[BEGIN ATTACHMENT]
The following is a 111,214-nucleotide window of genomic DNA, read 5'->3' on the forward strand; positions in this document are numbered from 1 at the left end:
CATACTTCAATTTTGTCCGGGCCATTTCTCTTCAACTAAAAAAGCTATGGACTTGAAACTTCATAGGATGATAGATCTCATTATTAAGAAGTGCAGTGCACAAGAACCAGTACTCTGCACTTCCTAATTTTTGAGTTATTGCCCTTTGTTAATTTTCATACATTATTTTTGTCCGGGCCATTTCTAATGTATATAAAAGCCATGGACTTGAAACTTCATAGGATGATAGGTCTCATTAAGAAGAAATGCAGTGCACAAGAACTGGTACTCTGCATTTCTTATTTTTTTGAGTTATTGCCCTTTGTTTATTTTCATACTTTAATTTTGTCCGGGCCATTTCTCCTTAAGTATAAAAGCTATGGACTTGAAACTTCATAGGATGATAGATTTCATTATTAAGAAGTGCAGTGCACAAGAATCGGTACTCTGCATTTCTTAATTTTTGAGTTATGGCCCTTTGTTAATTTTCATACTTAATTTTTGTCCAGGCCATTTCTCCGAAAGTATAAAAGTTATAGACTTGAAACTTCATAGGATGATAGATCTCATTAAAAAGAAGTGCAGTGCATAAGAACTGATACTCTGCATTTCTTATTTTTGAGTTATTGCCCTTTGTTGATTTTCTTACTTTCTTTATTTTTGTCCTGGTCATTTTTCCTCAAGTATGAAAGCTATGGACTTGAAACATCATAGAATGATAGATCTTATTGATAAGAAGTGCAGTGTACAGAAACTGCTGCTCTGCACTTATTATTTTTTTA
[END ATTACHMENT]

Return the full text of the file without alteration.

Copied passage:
The following is a 111,214-nucleotide window of genomic DNA, read 5'->3' on the forward strand; positions in this document are numbered from 1 at the left end:
CATACTTCAATTTTGTCCGGGCCATTTCTCTTCAACTAAAAAAGCTATGGACTTGAAACTTCATAGGATGATAGATCTCATTATTAAGAAGTGCAGTGCACAAGAACCAGTACTCTGCACTTCCTAATTTTTGAGTTATTGCCCTTTGTTAATTTTCATACATTATTTTTGTCCGGGCCATTTCTAATGTATATAAAAGCCATGGACTTGAAACTTCATAGGATGATAGGTCTCATTAAGAAGAAATGCAGTGCACAAGAACTGGTACTCTGCATTTCTTATTTTTTTGAGTTATTGCCCTTTGTTTATTTTCATACTTTAATTTTGTCCGGGCCATTTCTCCTTAAGTATAAAAGCTATGGACTTGAAACTTCATAGGATGATAGATTTCATTATTAAGAAGTGCAGTGCACAAGAATCGGTACTCTGCATTTCTTAATTTTTGAGTTATGGCCCTTTGTTAATTTTCATACTTAATTTTTGTCCAGGCCATTTCTCCGAAAGTATAAAAGTTATAGACTTGAAACTTCATAGGATGATAGATCTCATTAAAAAGAAGTGCAGTGCATAAGAACTGATACTCTGCATTTCTTATTTTTGAGTTATTGCCCTTTGTTGATTTTCTTACTTTCTTTATTTTTGTCCTGGTCATTTTTCCTCAAGTATGAAAGCTATGGACTTGAAACATCATAGAATGATAGATCTTATTGATAAGAAGTGCAGTGTACAGAAACTGCTGCTCTGCACTTATTATTTTTTTA